Step by step, Sacramento is being reformed. And don't be surprised if the pace naturally quickens.
Reform is progressing incrementally just fine — leaving behind some ponderous, well-intentioned, foundation-backed think tanks with politically unattainable ambitions.
A whole industry of academics and free-lancers has been feeding off the reform cause — one example being the failed attempt to call a state constitutional convention to essentially blow up the current governing system and build a new one. Too dramatic. Too risky. Can't happen.
Thank goodness for some good-government civic groups, such as the League of Women Voters. And, yes, even special interests such as labor unions and chambers of commerce. They've been moving one step at a time.
I'm thinking particularly of independent redistricting, which voters approved two years ago and reaffirmed Nov. 2, and the "top-two" open primary, passed by voters in June.
These election reforms won't officially take effect until the 2012 elections. But if you're a half-smart legislator who wants to be reelected, you won't wait until 2012 to start moderating your behavior. You'll anticipate the historic political shift and begin to adapt now.
The responsibility for drawing legislative districts has been stripped from self-serving legislators and handed to a 14-member independent citizens' commission. The remapping should be completed by late next summer, based on new census figures.
Under the new open primary system, there no longer will be party nominations. There will be only one ballot, open to all candidates and voters. The top two vote-getters, regardless of party, will advance to the general election.
Both reforms should begin influencing at least some lawmakers during the legislative session that officially convenes Dec. 6.
That's because in 2012 they'll be running in new districts that, unlike 10 years ago, won't be drawn to ensure victory for their particular political party. Some districts will be more competitive and ethnically diverse, requiring candidates to appeal to a wider cross-section of voters.
And the open primary also will require candidates to appeal to a broader spectrum than merely their party base. The aim is to elect at least a few cooperative centrists who will work across the aisle to solve problems — not just squat in their ideological cocoons, whether on the right or left.
Gov. Arnold Schwarzenegger, who strongly advocated both independent redistricting and the open primary, says they'll "fundamentally change the way Sacramento operates."
They well could.
"They are tremendous reforms that will change the way legislators think and therefore the way they act," says Richard Temple, a Republican political consultant who has managed many legislative races.
"Everyone will have to watch it. Every legislator will have to worry about what the majority thinks in his or her district, not just the majority of one party."
And, at least until next summer, legislators won't even know for sure the boundaries of their new districts.
Allan Hoffenblum, publisher of the California Target Book, which handicaps legislative races, says that the shifting political ground "absolutely" will alter legislative behavior.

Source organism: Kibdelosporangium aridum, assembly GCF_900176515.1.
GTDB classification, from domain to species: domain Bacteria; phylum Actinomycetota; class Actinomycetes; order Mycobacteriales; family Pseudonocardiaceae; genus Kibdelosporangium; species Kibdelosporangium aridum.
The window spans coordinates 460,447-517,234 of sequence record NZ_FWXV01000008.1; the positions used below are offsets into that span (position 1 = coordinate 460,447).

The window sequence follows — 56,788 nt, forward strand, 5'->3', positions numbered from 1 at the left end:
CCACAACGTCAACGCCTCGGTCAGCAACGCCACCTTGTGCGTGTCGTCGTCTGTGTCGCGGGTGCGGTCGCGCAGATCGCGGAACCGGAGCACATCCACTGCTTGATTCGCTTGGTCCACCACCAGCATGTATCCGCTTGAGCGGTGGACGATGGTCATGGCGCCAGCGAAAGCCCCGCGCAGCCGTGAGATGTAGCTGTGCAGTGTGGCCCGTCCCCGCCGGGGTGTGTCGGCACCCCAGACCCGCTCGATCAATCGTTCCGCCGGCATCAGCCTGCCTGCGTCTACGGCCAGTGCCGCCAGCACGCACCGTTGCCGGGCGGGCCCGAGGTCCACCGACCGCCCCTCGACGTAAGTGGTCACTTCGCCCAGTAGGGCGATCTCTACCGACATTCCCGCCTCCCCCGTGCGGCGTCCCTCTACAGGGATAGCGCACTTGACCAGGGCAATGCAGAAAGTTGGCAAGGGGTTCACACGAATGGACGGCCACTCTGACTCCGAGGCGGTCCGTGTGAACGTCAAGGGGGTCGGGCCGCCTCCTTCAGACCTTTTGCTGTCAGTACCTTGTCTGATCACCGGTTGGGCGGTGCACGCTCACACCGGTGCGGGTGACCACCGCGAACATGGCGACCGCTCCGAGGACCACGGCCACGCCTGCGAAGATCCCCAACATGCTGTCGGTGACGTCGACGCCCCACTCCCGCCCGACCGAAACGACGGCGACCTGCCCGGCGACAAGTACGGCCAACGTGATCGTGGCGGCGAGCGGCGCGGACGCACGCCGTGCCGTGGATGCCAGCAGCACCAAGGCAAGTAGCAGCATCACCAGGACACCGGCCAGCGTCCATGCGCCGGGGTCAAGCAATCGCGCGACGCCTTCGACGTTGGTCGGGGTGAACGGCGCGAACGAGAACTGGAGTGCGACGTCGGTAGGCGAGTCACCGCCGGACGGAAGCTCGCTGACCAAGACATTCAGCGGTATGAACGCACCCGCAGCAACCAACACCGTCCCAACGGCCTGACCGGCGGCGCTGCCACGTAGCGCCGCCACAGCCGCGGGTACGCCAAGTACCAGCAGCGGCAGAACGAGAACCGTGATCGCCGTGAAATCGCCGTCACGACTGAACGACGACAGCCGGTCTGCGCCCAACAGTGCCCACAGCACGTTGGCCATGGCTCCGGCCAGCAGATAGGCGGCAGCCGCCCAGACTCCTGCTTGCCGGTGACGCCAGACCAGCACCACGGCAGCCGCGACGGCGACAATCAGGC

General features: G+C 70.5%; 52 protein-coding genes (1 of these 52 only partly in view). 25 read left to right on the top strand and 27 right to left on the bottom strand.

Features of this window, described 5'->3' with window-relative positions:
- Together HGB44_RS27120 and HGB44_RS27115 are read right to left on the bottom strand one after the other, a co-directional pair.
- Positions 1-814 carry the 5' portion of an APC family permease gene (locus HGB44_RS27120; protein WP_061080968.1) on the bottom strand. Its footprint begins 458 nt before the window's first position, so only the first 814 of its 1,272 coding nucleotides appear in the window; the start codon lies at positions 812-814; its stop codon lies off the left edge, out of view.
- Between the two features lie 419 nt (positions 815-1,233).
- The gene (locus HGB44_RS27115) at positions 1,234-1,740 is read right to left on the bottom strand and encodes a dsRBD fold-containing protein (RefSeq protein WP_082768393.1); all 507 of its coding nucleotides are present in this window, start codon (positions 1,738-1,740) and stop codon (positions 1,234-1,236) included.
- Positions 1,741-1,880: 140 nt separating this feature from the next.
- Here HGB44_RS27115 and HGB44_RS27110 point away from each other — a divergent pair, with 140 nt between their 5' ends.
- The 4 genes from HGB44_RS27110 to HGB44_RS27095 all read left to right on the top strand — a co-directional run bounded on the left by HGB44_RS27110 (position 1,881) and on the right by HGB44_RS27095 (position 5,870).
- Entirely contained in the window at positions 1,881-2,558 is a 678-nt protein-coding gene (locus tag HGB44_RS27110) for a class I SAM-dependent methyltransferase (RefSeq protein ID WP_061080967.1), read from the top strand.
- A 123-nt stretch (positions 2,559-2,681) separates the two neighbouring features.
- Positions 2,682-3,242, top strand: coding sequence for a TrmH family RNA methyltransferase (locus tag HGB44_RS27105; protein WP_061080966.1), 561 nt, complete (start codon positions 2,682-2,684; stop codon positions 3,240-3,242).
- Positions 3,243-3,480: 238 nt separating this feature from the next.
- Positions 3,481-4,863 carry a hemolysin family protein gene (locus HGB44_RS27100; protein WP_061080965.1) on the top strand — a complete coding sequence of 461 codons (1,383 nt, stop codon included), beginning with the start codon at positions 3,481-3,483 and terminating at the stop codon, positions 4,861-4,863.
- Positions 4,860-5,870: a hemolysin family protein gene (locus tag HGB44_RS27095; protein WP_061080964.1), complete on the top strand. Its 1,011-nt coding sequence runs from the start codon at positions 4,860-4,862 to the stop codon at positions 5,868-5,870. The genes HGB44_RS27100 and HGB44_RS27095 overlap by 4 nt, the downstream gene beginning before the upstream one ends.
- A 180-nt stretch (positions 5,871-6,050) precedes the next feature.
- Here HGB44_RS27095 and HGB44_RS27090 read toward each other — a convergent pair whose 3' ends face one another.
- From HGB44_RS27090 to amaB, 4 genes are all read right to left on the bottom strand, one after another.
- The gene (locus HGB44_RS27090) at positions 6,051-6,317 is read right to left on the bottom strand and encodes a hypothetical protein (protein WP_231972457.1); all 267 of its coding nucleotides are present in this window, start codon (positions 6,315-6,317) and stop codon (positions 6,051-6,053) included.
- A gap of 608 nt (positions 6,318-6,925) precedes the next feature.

"All of a sudden some Republican incumbents are going to be in serious difficulty," says Hoffenblum, a former GOP consultant. "They're going to wake up and find out that they won't be running in lily-white districts."
In the last redistricting, Hoffenblum notes, some districts were made safe for Republican candidates by purging them of Latino voters. The Latinos were dispersed into Democratic districts.
One blatant gerrymander involved carving heavily Latino Oxnard out of a district in Ventura County, where the city logically belonged. The purpose was to make the district safely Republican. Oxnard was lumped into a safely Democratic district with Santa Monica and Beverly Hills.
What would Hoffenblum advise Republican candidates?
"Better start figuring out how to get people of color voting Republican. You're going to need significant Latino votes."
Tony Quinn, co-editor of the Target Book and a one-time Republican redistricting consultant, says that "when legislators learn what that open primary really does, they're going to be shocked."
Under the new primary system, asserts Senate leader Darrell Steinberg (D-Sacramento), legislators "will need to have at least some record or message that's going to appeal to the other party."
That means being less politically partisan and ideologically dogmatic.
And it couldn't come at a better time, with the nonpartisan legislative analyst announcing Wednesday that the state is peering into another gargantuan deficit hole for the next fiscal year — $25.4 billion deep.
Fortunately, voters on Nov. 2 also passed another landmark reform: allowing the Legislature to pass a budget on a simple majority vote rather than two-thirds.
That should end the hostage-taking and pork-barreling that has been needed to break summer-long stalemates and pass even a flawed budget.
Next year, there'll undoubtedly be an on-time budget. But it doesn't guarantee that it will be any more honestly balanced than the last few gimmicky spending plans that turned into red ink the moment the governor signed them.
The legislative analyst said deeper spending cuts were necessary, but he also recommended tax increases. Good luck.
The next reform needed is budget reform — a more credible rainy-day fund that limits spending. The Legislature has passed such a proposal and it will be on the 2012 ballot.
So will be a long overdue reform of legislative term limits sponsored by an unlikely coalition: the Los Angeles Area Chamber of Commerce and the L.A. County Federation of Labor. It would limit legislators to 12 years of service — now they're entitled to 14 — but allow them to spend all the time in one house.
Sacramento is still bleak, but there are signs of a breakthrough on the horizon.